Such a chain of one-parameter functions is called a curried function, so named after Haskell Curry, who re-discovered this technique and got all the fame for it. In fact, in the Haskell programming language, all functions are in curried form by default.

In our example, it takes an IntPairPred and returns a function that takes an Int and returns a new function. That last function, finally, takes an Email and returns a Boolean.

Now, if we we want to bind the IntPairPred, we simply apply sizeConstraintFn, which takes exactly this one parameter and returns a new one-parameter function:

val minSize: Int => Email => Boolean = sizeConstraint(ge)
val maxSize: Int => Email => Boolean = sizeConstraint(le)

There is no need to use any placeholders for parameters left blank, because we are in fact not doing any partial function application.

We can now create the same EmailFilter predicates as we did using partial function application before, by applying these curried functions:

val min20: Email => Boolean = minSize(20)
val max20: Email => Boolean = maxSize(20)

Of course, it's possible to do all this in one step if you want to bind several parameters at once. It just means that you immediately apply the function that was returned from the first function application, without assigning it to a val first:

val min20: Email => Boolean = sizeConstraintFn(ge)(20)
val max20: Email => Boolean = sizeConstraintFn(le)(20)

Currying existing functions

It's not always the case the you know beforehand whether writing your functions in curried form makes sense or not – after all, the usual function application looks a little more verbose than for functions that have only declared a single parameter list for all their parameters. Also, you'll sometimes want to work with third-party functions in curried form, when they are written with a single parameter list.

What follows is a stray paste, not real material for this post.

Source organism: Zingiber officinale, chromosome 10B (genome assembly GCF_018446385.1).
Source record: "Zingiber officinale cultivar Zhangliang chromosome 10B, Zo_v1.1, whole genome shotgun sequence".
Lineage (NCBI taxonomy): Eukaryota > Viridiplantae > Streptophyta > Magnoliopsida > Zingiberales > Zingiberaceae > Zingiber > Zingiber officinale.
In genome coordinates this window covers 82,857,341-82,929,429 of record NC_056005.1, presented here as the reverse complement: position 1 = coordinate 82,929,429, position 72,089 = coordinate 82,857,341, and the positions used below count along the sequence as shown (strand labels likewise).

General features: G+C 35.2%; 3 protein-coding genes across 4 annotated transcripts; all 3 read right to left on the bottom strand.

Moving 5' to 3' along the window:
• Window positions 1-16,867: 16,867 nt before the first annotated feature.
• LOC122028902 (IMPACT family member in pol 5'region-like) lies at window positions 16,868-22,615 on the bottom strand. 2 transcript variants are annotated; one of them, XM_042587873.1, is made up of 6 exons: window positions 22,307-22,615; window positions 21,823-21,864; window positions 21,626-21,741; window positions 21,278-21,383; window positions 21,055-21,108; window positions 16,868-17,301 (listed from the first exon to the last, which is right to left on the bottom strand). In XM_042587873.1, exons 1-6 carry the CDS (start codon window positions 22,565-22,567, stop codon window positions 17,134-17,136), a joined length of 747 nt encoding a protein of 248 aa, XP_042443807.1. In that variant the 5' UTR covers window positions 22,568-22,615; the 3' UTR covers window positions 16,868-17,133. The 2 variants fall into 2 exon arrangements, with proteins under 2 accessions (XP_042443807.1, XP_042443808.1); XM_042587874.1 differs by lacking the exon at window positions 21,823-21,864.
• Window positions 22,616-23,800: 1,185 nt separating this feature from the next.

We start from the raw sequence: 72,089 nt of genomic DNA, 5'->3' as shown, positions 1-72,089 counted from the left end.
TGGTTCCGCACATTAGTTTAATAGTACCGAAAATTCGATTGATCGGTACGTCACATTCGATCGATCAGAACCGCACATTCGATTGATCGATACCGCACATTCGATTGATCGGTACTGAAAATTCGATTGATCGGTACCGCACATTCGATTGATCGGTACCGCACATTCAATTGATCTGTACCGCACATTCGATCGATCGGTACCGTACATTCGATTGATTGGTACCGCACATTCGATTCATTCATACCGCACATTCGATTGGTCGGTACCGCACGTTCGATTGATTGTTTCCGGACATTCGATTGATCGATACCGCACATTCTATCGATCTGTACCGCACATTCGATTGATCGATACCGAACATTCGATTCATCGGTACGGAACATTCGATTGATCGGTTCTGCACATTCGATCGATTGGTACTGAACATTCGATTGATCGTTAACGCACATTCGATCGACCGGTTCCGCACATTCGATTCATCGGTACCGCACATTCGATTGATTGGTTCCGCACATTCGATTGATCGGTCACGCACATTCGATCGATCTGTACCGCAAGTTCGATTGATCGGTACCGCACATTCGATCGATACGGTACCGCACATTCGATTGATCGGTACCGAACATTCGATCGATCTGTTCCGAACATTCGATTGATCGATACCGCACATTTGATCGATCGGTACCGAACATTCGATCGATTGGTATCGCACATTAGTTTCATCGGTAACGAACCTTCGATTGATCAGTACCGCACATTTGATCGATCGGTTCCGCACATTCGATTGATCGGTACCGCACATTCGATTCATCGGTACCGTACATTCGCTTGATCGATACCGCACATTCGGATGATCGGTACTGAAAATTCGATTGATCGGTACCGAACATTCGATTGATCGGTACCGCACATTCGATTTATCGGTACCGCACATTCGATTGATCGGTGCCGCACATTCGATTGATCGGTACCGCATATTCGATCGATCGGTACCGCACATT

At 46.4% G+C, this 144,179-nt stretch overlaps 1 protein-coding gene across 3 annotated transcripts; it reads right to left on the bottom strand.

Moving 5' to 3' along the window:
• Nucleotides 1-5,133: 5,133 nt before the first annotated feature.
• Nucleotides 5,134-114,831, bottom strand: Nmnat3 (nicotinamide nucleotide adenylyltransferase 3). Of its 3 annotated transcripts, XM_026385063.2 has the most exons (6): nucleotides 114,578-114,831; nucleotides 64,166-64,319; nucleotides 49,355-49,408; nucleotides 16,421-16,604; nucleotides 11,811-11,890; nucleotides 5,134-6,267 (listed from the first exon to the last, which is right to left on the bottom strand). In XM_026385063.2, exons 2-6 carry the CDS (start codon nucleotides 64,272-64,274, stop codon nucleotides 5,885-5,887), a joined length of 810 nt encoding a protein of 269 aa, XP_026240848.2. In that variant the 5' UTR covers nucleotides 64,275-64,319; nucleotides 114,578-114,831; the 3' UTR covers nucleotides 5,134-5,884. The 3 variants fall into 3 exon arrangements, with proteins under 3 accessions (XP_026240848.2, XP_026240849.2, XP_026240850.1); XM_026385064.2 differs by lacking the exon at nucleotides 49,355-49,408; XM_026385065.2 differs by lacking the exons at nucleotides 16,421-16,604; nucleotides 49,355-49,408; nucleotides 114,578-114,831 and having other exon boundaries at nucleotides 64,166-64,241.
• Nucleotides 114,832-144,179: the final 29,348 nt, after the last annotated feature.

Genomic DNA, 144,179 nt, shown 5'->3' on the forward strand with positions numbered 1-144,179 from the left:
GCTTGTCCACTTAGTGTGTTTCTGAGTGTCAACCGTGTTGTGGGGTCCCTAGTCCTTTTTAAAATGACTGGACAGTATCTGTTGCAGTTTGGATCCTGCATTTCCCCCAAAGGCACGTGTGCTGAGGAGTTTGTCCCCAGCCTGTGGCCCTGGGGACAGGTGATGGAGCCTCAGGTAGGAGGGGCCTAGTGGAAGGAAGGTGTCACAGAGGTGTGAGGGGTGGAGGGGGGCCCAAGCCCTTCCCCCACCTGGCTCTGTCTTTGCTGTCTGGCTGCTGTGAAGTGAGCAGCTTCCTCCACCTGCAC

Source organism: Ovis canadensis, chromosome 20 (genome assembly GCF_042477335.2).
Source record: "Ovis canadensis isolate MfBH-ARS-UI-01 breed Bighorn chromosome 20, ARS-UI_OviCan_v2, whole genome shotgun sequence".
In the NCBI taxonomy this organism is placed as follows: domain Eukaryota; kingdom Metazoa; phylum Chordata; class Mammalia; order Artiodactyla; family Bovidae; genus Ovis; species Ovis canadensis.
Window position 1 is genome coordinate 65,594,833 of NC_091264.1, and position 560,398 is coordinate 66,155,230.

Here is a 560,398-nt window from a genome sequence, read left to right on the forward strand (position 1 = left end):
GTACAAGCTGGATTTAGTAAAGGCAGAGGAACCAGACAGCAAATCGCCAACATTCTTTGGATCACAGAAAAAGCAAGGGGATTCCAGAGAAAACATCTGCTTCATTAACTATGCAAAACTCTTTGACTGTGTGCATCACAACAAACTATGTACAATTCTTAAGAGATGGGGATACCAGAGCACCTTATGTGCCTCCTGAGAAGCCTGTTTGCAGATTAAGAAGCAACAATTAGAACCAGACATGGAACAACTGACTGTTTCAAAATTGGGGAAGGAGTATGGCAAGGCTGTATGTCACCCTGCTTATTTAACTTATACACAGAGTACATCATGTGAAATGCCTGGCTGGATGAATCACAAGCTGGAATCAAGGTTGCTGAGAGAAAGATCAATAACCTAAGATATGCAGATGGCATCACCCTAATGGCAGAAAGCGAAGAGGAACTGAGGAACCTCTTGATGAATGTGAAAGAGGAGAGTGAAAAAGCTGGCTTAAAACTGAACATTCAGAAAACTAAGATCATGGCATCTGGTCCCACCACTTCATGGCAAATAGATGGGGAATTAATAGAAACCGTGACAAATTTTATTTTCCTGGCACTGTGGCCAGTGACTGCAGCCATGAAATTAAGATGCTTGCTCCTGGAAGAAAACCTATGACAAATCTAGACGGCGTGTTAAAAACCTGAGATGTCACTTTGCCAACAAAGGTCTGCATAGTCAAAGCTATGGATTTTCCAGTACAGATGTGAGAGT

Transforming a function with multiple parameters in one list to curried form is, of course, just another higher-order function, generating a new function from an existing one. This transformation logic is available in form of the curried method on functions with more than one parameter. Hence, if we have a function sum, taking two parameters, we can get the curried version simply calling calling its curried method:

val sum: (Int, Int) => Int = _ + _
val sumCurried: Int => Int => Int = sum.curried

If you need to do the reverse, you have Function.uncurried at your fingertips, which you need to pass the curried function to get it back in uncurried form.

Injecting your dependencies the functional way

To close this article, let's have a look at what role curried functions can play in the large. If you come from the enterprisy Java or .NET world, you will be very familiar with the necessity to use more or less fancy dependency injection containers that take the heavy burden of providing all your objects with their respective dependencies off you. In Scala, you don't really need any external tool for that, as the language already provides numerous features that make it much less of a pain to this all on your own.